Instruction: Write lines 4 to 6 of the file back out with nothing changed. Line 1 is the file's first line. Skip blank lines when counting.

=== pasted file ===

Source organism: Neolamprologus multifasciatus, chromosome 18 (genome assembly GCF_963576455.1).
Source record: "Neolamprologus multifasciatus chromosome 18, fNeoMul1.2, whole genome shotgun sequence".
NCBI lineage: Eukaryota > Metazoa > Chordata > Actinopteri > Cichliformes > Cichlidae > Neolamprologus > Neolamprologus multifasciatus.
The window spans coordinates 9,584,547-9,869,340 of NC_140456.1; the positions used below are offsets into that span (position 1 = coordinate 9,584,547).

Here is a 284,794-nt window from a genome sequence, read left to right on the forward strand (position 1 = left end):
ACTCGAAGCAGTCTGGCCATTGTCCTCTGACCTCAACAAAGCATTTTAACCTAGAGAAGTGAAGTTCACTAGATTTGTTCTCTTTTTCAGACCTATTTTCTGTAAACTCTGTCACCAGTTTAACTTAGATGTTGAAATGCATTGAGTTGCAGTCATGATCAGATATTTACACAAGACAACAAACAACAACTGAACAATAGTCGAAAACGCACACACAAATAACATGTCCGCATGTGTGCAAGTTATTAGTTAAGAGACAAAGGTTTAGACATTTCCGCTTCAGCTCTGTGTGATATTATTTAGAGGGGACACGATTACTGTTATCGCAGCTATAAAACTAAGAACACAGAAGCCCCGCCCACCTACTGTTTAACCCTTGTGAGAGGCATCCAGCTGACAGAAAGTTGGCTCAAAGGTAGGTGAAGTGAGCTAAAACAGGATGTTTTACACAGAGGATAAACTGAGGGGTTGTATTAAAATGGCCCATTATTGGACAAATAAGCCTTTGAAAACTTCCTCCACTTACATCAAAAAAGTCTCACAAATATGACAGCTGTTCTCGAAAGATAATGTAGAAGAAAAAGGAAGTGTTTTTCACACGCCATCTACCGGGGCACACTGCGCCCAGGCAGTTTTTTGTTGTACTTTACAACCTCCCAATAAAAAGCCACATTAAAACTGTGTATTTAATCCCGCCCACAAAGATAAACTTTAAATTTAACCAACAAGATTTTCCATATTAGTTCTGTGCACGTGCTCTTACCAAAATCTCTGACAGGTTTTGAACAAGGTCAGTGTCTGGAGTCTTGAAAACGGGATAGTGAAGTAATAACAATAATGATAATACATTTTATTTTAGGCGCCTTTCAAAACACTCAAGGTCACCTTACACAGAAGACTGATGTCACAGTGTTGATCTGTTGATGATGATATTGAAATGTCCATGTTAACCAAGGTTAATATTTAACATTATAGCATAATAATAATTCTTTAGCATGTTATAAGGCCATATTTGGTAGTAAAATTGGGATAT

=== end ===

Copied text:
The window spans coordinates 9,584,547-9,869,340 of NC_140456.1; the positions used below are offsets into that span (position 1 = coordinate 9,584,547).

Here is a 284,794-nt window from a genome sequence, read left to right on the forward strand (position 1 = left end):
ACTCGAAGCAGTCTGGCCATTGTCCTCTGACCTCAACAAAGCATTTTAACCTAGAGAAGTGAAGTTCACTAGATTTGTTCTCTTTTTCAGACCTATTTTCTGTAAACTCTGTCACCAGTTTAACTTAGATGTTGAAATGCATTGAGTTGCAGTCATGATCAGATATTTACACAAGACAACAAACAACAACTGAACAATAGTCGAAAACGCACACACAAATAACATGTCCGCATGTGTGCAAGTTATTAGTTAAGAGACAAAGGTTTAGACATTTCCGCTTCAGCTCTGTGTGATATTATTTAGAGGGGACACGATTACTGTTATCGCAGCTATAAAACTAAGAACACAGAAGCCCCGCCCACCTACTGTTTAACCCTTGTGAGAGGCATCCAGCTGACAGAAAGTTGGCTCAAAGGTAGGTGAAGTGAGCTAAAACAGGATGTTTTACACAGAGGATAAACTGAGGGGTTGTATTAAAATGGCCCATTATTGGACAAATAAGCCTTTGAAAACTTCCTCCACTTACATCAAAAAAGTCTCACAAATATGACAGCTGTTCTCGAAAGATAATGTAGAAGAAAAAGGAAGTGTTTTTCACACGCCATCTACCGGGGCACACTGCGCCCAGGCAGTTTTTTGTTGTACTTTACAACCTCCCAATAAAAAGCCACATTAAAACTGTGTATTTAATCCCGCCCACAAAGATAAACTTTAAATTTAACCAACAAGATTTTCCATATTAGTTCTGTGCACGTGCTCTTACCAAAATCTCTGACAGGTTTTGAACAAGGTCAGTGTCTGGAGTCTTGAAAACGGGATAGTGAAGTAATAACAATAATGATAATACATTTTATTTTAGGCGCCTTTCAAAACACTCAAGGTCACCTTACACAGAAGACTGATGTCACAGTGTTGATCTGTTGATGATGATATTGAAATGTCCATGTTAACCAAGGTTAATATTTAACATTATAGCATAATAATAATTCTTTAGCATGTTATAAGGCCATATTTGGTAGTAAAATTGGGATAT